The resolution is clear on one matter though, that is, unifil forces are not to act independently in their responsibilities in southern Lebanon, rather, they are to submit to and provide assistance to the Lebanese government and military. Though such a deal seems reasonable—after all, it is Lebanon’s territory that UN forces are working in—there is one major problem: The Lebanese government and military has a soft spot for Hezbollah and a history of failing to deal forcefully with the terrorist group in its midst.
The Lebanese government deployed 12,000 soldiers to southern Lebanon, but those soldiers are doing virtually nothing to prevent Hezbollah from rearming and replenishing its supplies. Hezbollah’s position in the Lebanese coalition government, as well as the staunch support it receives from Tehran and Damascus, gives the group the boldness and audacity that results in it disrespecting the Lebanese government and military.
UN Resolution 1701 requires that Lebanon disarm Hezbollah, a task unifil could assist with, yet after almost three months the Lebanese government has shown no signs that it is even interested in disarming the group.
Hezbollah (i.e. Iran) is preparing for war with Israel, Lebanon is doing nothing to stop it, and UN troops are little more than passive onlookers. In many cases, even UN soldiers themselves are growing frustrated.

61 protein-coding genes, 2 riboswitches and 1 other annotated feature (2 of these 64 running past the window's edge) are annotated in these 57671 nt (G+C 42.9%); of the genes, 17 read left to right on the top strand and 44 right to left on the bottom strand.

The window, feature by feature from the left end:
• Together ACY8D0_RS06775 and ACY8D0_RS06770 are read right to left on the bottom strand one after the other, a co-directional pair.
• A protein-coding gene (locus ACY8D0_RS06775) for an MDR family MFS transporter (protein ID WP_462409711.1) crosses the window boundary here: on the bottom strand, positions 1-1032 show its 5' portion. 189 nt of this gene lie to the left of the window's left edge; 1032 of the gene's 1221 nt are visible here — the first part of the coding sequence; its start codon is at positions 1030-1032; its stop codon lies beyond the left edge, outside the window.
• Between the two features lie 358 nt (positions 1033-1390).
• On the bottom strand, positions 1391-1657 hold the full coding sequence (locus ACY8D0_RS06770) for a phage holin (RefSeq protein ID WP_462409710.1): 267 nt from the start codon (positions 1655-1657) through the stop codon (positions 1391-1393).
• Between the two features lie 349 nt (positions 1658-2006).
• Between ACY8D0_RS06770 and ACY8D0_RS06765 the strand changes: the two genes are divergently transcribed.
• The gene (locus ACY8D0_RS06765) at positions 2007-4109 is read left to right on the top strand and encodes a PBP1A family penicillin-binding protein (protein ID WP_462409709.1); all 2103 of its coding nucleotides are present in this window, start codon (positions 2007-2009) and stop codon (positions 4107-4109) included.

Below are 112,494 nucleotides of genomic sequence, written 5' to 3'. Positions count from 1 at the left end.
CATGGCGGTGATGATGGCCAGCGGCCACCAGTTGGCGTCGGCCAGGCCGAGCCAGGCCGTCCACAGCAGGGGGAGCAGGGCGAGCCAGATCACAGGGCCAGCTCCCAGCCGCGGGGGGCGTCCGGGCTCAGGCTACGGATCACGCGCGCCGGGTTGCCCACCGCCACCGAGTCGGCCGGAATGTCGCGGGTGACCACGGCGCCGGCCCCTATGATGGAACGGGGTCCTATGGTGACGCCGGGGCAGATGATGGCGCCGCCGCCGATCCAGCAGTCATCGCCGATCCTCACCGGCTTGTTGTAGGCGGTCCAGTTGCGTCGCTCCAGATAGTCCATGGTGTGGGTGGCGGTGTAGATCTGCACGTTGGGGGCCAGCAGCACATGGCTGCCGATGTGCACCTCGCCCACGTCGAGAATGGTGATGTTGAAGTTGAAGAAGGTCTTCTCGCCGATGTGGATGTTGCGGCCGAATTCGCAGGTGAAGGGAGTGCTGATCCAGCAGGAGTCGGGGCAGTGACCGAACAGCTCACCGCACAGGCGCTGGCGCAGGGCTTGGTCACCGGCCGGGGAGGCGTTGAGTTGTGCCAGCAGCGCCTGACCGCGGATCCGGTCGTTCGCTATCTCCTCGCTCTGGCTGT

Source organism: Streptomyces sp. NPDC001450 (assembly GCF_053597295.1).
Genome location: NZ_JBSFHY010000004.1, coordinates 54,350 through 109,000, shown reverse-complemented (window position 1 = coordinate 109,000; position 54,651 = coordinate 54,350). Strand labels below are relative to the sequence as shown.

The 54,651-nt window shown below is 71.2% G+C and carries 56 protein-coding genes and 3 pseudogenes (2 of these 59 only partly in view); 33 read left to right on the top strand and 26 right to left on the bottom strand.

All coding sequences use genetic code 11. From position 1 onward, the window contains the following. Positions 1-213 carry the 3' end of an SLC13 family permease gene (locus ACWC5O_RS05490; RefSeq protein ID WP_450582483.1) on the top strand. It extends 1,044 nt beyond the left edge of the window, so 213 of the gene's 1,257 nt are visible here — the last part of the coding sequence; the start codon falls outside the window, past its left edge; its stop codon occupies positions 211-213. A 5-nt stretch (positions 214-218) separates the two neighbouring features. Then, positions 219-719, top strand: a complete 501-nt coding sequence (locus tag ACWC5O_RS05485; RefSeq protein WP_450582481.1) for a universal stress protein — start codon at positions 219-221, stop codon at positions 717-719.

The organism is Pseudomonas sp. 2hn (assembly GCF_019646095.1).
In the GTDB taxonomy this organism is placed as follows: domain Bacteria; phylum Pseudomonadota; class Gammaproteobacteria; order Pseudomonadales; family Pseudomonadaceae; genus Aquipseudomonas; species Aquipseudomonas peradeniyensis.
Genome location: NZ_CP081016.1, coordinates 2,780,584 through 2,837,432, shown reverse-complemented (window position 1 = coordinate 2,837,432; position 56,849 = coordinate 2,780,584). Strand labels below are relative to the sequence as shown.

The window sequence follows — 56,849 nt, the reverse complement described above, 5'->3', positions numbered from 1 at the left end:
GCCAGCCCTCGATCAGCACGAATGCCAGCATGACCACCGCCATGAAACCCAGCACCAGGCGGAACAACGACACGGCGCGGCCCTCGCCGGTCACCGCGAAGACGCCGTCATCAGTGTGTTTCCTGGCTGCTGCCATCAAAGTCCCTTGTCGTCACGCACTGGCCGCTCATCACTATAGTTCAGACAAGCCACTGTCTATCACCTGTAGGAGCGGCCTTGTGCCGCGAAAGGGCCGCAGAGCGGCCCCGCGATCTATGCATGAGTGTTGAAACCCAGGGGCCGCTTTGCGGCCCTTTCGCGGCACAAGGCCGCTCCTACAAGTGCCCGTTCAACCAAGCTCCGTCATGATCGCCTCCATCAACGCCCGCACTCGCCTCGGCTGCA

“One junior officer, who preferred to remain anonymous, said he was glad that his battalion would be back in Cadiz in southern Spain at the beginning of November, replaced by normal infantry. ‘It’s absurd,’ he says. ‘We landed here and set up our tent city, but since then we’ve only left the camp to drive around and to make sure that we’re seen’” (ibid.).
Arutz Sheva recently noted how Hezbollah terrorists are more prone to roaming freely and conducting their activities at night because unifil does not patrol the streets after dark. Spanish unifil official Richard Ortax admitted that nightly patrols are not conducted by UN troops “because of the danger involved.” These soldiers went to Lebanon prepared for confrontation. They are well-trained and equipped with some of the best technology and weaponry available, not to mention that they outnumber Hezbollah fighters almost 2 to 1—yet it’s too dangerous for them to participate in nightly patrols?
This is as embarrassing as it is ridiculous!
Since Resolution 1701 passed in August, thousands of troops from around the world have descended into southern Lebanon. But those troops can do very little to actually stop Hezbollah from rearming. UN soldiers are cooped up in tent cities, or they are manning road blocks that are more like fishnets with gigantic holes, or patrolling streets teeming with Hezbollah terrorists who are rebuilding infrastructure.
UN officials would argue that its presence in Lebanon is preventing war from breaking out. That might be true for now, but the fact is, if an unrepentant Iranian-backed terrorist group with a proven track record for starting wars with Israel is allowed to rearm and reinstate itself so quickly after its latest war, then a future war is inevitable.
The UN has put 9,500 soldiers in southern Lebanon and essentially told them to close their eyes and do nothing about rampant terrorist activity. As long as Hezbollah’s army is allowed to prepare for war unhindered, there is one thing we can know for sure: The UN’s incompetence is hastening the day the next war begins.